We here at ABC are grateful that the person we found to replace our previous art director (Sean Barnes) was able to “hit the pavement running,” as the saying goes, and has continued the tradition of beautiful layouts in HerbalGram as well as tasteful layouts of other ABC publications.
Matt was our obvious choice in a fairly wide field of candidates who applied for the art director position. He has previous design and layout experience in other magazines. At ABC, Matt is responsible for all HerbalGram artwork and layout, as well as designing ABC’s Web site, e-publications, brochures, ads, and related materials that require a graphic interface.
These duties include many of the following tasks: acquisition and selection of artwork and photography; formatting the text of all articles in HerbalGram; and preparing and delivering press-ready files to ABC’s printer. Matt is also responsible for doing similar tasks with all other printed materials produced by ABC (e.g., flyers, catalogs, and trade show booth graphics).
When he’s not doing his graphic work at ABC so he can pay the rent, Matt devotes much of his time to his true love—photography. And he’s not just interested in the 35 mm and digital domain—his interests reach into the history of photography, back almost to the beginning. You won’t see Matt out on a Saturday afternoon with his Nikon or Canon digital hanging from his neck. No, this guy goes for the less convenient, much less portable, wood, leather, and metal cameras that were typically in use about a hundred years ago.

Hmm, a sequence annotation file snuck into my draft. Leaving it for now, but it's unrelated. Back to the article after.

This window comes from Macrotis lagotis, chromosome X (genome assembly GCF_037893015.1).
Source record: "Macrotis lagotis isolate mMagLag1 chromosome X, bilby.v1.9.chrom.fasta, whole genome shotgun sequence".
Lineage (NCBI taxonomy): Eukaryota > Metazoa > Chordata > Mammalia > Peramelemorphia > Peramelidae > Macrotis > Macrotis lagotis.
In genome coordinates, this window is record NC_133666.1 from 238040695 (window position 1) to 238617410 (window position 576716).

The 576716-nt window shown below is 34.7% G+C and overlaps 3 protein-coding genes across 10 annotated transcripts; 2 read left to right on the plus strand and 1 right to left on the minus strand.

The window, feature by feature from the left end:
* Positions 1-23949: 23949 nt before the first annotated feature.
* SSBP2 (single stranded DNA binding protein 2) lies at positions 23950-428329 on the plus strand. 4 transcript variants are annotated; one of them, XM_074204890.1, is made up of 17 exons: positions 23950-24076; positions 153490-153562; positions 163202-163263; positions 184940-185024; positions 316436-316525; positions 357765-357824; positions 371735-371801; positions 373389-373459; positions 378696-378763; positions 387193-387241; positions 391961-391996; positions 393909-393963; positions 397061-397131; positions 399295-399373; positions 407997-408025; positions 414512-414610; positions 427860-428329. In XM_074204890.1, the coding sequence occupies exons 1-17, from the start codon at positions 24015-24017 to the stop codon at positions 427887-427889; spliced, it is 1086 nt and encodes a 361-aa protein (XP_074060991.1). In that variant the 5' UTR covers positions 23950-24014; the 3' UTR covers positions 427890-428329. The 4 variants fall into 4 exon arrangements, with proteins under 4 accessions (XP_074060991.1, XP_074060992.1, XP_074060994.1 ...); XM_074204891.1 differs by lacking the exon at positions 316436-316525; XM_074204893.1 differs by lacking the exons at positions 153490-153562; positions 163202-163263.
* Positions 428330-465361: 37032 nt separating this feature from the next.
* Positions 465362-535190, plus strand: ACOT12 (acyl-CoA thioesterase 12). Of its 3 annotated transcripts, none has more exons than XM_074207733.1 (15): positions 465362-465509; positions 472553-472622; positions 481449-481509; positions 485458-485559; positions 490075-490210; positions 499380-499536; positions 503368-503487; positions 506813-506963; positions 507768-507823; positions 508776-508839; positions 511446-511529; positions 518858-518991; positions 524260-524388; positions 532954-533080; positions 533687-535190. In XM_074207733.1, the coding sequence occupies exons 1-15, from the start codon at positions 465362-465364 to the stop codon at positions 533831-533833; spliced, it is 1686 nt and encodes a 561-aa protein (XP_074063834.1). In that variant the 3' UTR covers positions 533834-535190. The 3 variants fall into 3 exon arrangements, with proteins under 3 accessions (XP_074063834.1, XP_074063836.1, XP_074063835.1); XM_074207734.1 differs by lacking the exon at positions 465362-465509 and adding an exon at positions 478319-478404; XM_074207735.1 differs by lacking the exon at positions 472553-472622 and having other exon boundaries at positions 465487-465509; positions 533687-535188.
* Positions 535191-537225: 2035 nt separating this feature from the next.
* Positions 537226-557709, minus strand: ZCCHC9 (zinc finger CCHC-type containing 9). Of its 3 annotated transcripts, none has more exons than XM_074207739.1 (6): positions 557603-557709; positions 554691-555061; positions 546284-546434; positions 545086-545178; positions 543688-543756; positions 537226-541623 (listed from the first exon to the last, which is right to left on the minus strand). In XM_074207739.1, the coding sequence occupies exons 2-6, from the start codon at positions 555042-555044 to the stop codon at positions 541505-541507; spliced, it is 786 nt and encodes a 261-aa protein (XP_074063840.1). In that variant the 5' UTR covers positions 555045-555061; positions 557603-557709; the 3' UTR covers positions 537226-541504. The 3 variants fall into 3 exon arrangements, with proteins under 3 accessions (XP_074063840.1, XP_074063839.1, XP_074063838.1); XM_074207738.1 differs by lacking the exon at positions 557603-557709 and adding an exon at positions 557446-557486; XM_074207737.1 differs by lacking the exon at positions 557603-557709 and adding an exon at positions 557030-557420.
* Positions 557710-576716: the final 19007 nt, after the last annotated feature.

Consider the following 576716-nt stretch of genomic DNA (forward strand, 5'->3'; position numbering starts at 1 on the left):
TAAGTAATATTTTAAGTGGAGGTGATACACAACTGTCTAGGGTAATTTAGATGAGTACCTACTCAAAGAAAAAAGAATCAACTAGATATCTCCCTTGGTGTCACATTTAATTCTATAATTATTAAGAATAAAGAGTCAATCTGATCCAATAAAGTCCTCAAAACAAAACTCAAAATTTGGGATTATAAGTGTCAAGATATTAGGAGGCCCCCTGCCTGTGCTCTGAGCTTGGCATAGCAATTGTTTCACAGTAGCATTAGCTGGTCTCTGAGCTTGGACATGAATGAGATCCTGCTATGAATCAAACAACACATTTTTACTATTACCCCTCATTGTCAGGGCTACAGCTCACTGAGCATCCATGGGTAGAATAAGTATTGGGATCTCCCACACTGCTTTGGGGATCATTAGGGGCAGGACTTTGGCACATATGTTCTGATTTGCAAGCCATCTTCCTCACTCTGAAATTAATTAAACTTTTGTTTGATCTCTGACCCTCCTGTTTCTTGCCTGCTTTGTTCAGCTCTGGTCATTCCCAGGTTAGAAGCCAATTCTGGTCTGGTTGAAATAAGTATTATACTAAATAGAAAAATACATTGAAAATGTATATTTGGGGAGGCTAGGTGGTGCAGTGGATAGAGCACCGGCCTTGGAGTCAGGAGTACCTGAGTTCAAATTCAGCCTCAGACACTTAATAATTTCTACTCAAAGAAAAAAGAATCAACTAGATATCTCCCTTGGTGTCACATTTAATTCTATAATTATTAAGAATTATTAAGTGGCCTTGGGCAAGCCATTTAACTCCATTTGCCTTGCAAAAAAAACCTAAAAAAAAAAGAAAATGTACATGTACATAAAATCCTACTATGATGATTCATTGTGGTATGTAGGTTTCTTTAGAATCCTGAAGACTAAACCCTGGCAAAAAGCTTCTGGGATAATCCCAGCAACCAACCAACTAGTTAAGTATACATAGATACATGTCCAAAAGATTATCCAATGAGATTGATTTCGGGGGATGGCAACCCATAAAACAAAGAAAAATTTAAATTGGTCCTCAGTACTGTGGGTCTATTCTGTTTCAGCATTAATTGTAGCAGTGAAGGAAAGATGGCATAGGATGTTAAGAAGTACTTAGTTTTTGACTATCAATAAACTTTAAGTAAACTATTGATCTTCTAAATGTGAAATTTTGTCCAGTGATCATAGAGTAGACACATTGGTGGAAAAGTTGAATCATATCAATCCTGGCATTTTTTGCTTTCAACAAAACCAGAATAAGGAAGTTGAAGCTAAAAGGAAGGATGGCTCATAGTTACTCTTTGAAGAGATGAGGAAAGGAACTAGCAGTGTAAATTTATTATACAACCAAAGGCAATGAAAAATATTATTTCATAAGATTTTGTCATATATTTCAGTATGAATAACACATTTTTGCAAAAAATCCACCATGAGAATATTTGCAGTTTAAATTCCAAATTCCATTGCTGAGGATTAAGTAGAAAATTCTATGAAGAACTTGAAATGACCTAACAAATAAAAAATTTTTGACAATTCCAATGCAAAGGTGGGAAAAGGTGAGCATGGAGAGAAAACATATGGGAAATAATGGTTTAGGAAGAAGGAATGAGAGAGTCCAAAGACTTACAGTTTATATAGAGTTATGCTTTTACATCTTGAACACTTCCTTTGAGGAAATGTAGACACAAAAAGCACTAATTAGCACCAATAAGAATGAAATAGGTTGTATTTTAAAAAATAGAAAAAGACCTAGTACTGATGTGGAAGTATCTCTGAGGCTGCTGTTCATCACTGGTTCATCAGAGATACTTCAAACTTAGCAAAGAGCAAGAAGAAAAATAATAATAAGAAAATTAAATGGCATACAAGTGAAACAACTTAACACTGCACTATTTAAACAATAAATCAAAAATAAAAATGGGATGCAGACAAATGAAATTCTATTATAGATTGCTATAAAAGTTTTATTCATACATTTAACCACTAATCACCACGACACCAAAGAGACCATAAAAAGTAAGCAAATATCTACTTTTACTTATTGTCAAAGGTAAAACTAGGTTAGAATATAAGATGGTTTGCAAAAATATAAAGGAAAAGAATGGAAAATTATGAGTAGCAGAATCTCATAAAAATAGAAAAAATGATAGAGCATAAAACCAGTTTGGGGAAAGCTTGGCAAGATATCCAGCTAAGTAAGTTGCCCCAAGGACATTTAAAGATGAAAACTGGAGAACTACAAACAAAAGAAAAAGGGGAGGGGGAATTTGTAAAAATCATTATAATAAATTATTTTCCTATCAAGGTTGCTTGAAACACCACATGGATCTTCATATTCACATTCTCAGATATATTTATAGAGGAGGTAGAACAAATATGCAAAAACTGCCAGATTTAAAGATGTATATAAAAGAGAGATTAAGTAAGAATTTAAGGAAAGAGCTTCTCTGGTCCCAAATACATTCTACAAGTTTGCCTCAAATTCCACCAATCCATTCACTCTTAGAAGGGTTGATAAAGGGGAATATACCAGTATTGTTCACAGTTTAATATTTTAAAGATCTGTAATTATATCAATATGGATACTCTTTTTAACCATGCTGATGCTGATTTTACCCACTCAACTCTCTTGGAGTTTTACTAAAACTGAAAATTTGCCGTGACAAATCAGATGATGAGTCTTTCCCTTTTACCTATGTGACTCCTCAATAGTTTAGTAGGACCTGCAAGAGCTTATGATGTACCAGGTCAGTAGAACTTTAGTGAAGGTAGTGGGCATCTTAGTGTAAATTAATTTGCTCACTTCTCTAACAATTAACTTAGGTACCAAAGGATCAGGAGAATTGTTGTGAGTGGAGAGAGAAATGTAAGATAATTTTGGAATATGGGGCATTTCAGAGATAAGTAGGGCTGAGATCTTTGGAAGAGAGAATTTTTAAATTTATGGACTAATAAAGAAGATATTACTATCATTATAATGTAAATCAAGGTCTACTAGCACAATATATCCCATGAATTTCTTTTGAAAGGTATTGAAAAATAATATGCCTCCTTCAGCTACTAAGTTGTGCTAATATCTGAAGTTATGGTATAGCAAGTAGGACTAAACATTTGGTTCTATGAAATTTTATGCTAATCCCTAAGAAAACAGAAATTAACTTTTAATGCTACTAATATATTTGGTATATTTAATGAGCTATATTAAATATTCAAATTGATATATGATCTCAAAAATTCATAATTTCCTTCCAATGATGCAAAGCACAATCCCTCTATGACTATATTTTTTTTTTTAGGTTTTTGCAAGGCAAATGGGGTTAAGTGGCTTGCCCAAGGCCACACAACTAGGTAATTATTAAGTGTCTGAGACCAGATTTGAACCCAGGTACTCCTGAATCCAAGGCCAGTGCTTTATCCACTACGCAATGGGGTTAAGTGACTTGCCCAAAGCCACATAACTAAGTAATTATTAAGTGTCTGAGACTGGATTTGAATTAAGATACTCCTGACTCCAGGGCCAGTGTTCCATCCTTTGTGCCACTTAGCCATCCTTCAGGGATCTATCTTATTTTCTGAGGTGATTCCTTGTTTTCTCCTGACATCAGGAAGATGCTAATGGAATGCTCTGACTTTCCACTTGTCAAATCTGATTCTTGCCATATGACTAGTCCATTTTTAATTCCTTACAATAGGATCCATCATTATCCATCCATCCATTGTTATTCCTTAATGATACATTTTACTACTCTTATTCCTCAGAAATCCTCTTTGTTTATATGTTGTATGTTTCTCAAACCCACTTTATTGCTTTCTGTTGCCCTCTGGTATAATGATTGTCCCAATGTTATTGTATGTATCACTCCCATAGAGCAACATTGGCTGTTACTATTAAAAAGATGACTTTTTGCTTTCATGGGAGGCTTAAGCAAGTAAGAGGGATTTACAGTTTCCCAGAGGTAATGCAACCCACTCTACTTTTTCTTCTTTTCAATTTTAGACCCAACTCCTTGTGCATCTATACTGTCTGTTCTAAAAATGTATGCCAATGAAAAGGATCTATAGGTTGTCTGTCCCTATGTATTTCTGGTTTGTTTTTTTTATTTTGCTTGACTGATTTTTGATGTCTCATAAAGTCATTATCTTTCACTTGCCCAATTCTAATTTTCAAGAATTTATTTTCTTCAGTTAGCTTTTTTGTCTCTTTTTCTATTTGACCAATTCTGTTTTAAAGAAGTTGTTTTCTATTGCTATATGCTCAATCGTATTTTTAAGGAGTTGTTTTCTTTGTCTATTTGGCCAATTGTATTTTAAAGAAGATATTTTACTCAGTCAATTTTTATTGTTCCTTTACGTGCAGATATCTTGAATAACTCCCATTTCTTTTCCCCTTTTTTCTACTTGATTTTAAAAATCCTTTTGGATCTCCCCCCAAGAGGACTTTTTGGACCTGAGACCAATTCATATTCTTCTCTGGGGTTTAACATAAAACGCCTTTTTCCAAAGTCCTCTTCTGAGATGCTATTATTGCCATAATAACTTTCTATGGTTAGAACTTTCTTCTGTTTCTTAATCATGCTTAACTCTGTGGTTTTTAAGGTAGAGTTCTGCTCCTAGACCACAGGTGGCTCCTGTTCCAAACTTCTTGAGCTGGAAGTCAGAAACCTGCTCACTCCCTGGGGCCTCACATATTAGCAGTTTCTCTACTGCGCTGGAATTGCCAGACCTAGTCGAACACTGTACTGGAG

We’ve all seen old photos or perhaps silent movies with scenes of a man with a large, bulky camera mounted on a large wooden-tripod, with the photographer “hiding” under a black cloth while he adjusts his equipment for the one shot he can take before he has to wait minutes, or hours, for the next opportunity. If you saw such a scene today, that would probably be Matt under the black cloak.
On weekends, Matt will sometimes drive hundreds of miles to an outof-the-way place where he can take a special shot of a country scene, an old barn, schoolhouse or church, or some other scene he finds compelling and wants to commit to the chemicals on the old glass photographic plates he uses. And, unlike his colleagues with the Nikons, there is film (albeit a huge sheet of film), but no digital-memory cards—just some chemicals, film, and evanescent light, and Matt, waiting for the one opportunity to capture the moment forever. It’s kind of like hunting a deer with a bow and arrow—you usually get only one chance. There have been times, Matt relates, when he’s come back to Austin after having traveled several hundred miles roundtrip with nothing to show for his time—the moment came and went, and he didn’t get the shot he wanted, or he used the wrong aperture setting, or something else didn’t go right. All he had to show for the day or weekend was more mileage on his car, and another opportunity to pay the one-arm bandits we call gas pumps. However, he would also say that it was time well spent.